Classification of SARS-CoV-2 Variants
Emerging SARS-CoV02 variants are classified in three ways:17
- Variants of Interest (VOI)
- Variants of Concern (VOC)
- Variants of High Consequence (VOHC)
- Variants Under Monitoring (VUM), formerly known as ‘Alerts for Further Monitoring.’18
A “Variant of Interest” (VOI) is defined as one with “genetic changes that are predicted or known to affect virus characteristics such as transmissibility, disease severity, immune escape, diagnostic or therapeutic escape” and that has been determined to be responsible for community transmission in more than one country and with a greater prevalence among emerging cases over time, suggesting an evolving risk in terms of public health.
A “Variant of Concern” (VOC) includes the definition of a VOI and adds one or more changes considered to be significant at a global public health level. Such changes may include an increase in transmissibility or epidemiology; increased virulence or disease presentation; or a decrease in the effectiveness of available treatments, preventive measures, vaccinations or treatments.
Currently, the only VOC identified by the WHO and U.S. Centers for Disease Control and Prevention (CDC) is Delta and its AY lineages. Of 56 known descendants of the currently prevalent Delta variant (the AY lineages), only the Delta variant AY.4.2 has been identified as a potentially independent variant. Currently active primarily in the U.K., the pathogen has been identified in six percent of sequenced tests in that country.19 The variant also has been reported to be 10 percent more transmissible than Delta, which, for reference, is as much as 60 percent more infectious than Alpha.
A “Variant of High Consequence” (VOHC) is one that clearly demonstrates a reduced response to preventive measures or countermeasures compared with previously circulating strains. There are currently no VOHCs identified in the U.S.20
“Variants Under Monitoring” (VUMs) refers to those with genetic changes that may potentially pose a future risk, but whose epidemiological impact has not been established. This is a flexible category as several variants previously defined as VOIs have been reclassified as VUMS.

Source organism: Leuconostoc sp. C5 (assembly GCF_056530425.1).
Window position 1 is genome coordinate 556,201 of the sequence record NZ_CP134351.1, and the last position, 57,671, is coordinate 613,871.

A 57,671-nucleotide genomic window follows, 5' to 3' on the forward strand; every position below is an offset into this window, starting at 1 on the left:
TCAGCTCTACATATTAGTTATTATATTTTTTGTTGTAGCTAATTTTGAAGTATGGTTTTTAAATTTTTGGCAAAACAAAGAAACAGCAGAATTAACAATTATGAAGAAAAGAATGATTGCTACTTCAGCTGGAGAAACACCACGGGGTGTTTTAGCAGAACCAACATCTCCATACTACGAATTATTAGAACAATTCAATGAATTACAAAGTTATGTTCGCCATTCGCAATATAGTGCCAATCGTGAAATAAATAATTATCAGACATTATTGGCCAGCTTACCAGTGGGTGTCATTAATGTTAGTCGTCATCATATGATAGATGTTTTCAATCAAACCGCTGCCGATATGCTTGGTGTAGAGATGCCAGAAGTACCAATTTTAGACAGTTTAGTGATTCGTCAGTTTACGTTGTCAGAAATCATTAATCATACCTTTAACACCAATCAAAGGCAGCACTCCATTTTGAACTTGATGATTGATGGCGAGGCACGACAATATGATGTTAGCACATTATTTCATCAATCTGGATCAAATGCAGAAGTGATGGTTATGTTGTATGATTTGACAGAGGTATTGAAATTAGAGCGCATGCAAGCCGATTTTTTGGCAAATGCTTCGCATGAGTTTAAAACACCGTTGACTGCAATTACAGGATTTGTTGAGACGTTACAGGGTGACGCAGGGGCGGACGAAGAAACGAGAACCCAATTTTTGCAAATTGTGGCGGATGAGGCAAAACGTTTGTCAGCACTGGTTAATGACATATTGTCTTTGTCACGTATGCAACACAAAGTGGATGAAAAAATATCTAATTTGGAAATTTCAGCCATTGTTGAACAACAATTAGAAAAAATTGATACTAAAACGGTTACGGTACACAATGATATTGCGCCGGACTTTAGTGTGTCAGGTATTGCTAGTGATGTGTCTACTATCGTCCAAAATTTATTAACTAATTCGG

Reasons for reclassification may include variants that are either no longer detected in the U.S. or are circulating at very low levels and are not considered to present a significant risk to public health. Examples include former VOIs Kappa: B.1.617.1; Iota: B.1.526; Eta: B.1.525; and Epsilon: B.1.427/B.1.429.21 22
Current VUMs include:
- Alpha (B.1.1.7 and Q lineages)
- Beta (B.1.351 and descendent lineages)
- Gamma (P.1 and descendent lineages)
- Epsilon (B.1.427 and B.1.429)
- Eta (B.1.525)
- Iota (B.1.526)
- Kappa (B.1.617.1)
- Mu (B.1.621, B.1.621.1)
- Zeta (P.2)
Given that the new naming system was only implemented at the end of May 2021, and half of the Greek letters have already been assigned to existing variants, the longer-range plans for designating future viral mutations has been questioned. 23
Will a completely different source of names be proposed for future SARS-CoV-2 variants, in the tradition of college fraternities and sororities, will the Greek letters be combined to differentiate between variants? In the future, perhaps people will discuss their experiences with the COVID-19 infection—or its vaccination options—by asking, “I had the Phi Delta Gamma variant, what about you?”
If you would like to receive an e-mail notice of the most recent articles published in The Vaccine Reaction each week, click here.
Click here to view References:
Alpha, ariant of Concern, Beta, booster shots, COVID-19, Delta, Gamma, Kate Raines, National Vaccine Information Center, NVIC, SARS-CoV-2, Spanish flu, The Vaccine Reaction, Variant of High Consequence, Variant of Interest, Variants Under Monitoring, virus mutations, VOC, VOI, WHO, World Health Organization